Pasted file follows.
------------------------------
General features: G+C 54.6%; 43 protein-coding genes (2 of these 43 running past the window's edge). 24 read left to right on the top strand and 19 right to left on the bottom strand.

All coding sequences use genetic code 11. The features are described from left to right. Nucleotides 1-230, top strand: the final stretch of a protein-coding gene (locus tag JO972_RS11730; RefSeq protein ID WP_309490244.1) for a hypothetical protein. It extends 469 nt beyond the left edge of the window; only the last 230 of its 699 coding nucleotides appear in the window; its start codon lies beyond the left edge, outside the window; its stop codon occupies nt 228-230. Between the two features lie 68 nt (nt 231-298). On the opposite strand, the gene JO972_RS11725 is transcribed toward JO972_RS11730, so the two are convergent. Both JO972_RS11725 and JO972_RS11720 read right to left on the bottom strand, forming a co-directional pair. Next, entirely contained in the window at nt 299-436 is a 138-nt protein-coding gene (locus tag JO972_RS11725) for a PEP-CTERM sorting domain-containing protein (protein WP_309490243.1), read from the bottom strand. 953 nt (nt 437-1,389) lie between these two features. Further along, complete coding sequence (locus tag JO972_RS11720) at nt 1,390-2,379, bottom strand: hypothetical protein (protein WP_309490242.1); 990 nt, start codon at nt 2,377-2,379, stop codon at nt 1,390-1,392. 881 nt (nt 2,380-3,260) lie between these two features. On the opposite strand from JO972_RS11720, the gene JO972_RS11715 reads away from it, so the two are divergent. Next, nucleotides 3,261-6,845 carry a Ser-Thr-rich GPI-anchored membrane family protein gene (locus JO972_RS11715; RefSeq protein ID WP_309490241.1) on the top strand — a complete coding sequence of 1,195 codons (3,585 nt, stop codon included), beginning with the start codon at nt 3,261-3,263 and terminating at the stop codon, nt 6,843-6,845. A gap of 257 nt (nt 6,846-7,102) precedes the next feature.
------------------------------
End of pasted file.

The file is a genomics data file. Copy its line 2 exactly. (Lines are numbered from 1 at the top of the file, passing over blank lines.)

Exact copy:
All coding sequences use genetic code 11. The features are described from left to right. Nucleotides 1-230, top strand: the final stretch of a protein-coding gene (locus tag JO972_RS11730; RefSeq protein ID WP_309490244.1) for a hypothetical protein. It extends 469 nt beyond the left edge of the window; only the last 230 of its 699 coding nucleotides appear in the window; its start codon lies beyond the left edge, outside the window; its stop codon occupies nt 228-230. Between the two features lie 68 nt (nt 231-298). On the opposite strand, the gene JO972_RS11725 is transcribed toward JO972_RS11730, so the two are convergent. Both JO972_RS11725 and JO972_RS11720 read right to left on the bottom strand, forming a co-directional pair. Next, entirely contained in the window at nt 299-436 is a 138-nt protein-coding gene (locus tag JO972_RS11725) for a PEP-CTERM sorting domain-containing protein (protein WP_309490243.1), read from the bottom strand. 953 nt (nt 437-1,389) lie between these two features. Further along, complete coding sequence (locus tag JO972_RS11720) at nt 1,390-2,379, bottom strand: hypothetical protein (protein WP_309490242.1); 990 nt, start codon at nt 2,377-2,379, stop codon at nt 1,390-1,392. 881 nt (nt 2,380-3,260) lie between these two features. On the opposite strand from JO972_RS11720, the gene JO972_RS11715 reads away from it, so the two are divergent. Next, nucleotides 3,261-6,845 carry a Ser-Thr-rich GPI-anchored membrane family protein gene (locus JO972_RS11715; RefSeq protein ID WP_309490241.1) on the top strand — a complete coding sequence of 1,195 codons (3,585 nt, stop codon included), beginning with the start codon at nt 3,261-3,263 and terminating at the stop codon, nt 6,843-6,845. A gap of 257 nt (nt 6,846-7,102) precedes the next feature.